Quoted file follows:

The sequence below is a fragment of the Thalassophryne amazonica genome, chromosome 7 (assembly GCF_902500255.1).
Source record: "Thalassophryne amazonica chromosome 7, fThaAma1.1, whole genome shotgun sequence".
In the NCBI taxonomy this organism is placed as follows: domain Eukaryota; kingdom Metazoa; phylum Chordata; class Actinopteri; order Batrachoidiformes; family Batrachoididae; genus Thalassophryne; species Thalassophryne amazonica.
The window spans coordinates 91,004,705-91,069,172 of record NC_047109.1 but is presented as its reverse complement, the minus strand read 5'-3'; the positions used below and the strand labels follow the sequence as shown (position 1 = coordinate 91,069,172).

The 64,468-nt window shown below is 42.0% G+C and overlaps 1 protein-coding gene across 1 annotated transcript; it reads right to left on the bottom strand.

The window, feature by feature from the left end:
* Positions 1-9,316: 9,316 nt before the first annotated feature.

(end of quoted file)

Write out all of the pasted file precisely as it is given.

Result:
The sequence below is a fragment of the Thalassophryne amazonica genome, chromosome 7 (assembly GCF_902500255.1).
Source record: "Thalassophryne amazonica chromosome 7, fThaAma1.1, whole genome shotgun sequence".
In the NCBI taxonomy this organism is placed as follows: domain Eukaryota; kingdom Metazoa; phylum Chordata; class Actinopteri; order Batrachoidiformes; family Batrachoididae; genus Thalassophryne; species Thalassophryne amazonica.
The window spans coordinates 91,004,705-91,069,172 of record NC_047109.1 but is presented as its reverse complement, the minus strand read 5'-3'; the positions used below and the strand labels follow the sequence as shown (position 1 = coordinate 91,069,172).

The 64,468-nt window shown below is 42.0% G+C and overlaps 1 protein-coding gene across 1 annotated transcript; it reads right to left on the bottom strand.

The window, feature by feature from the left end:
* Positions 1-9,316: 9,316 nt before the first annotated feature.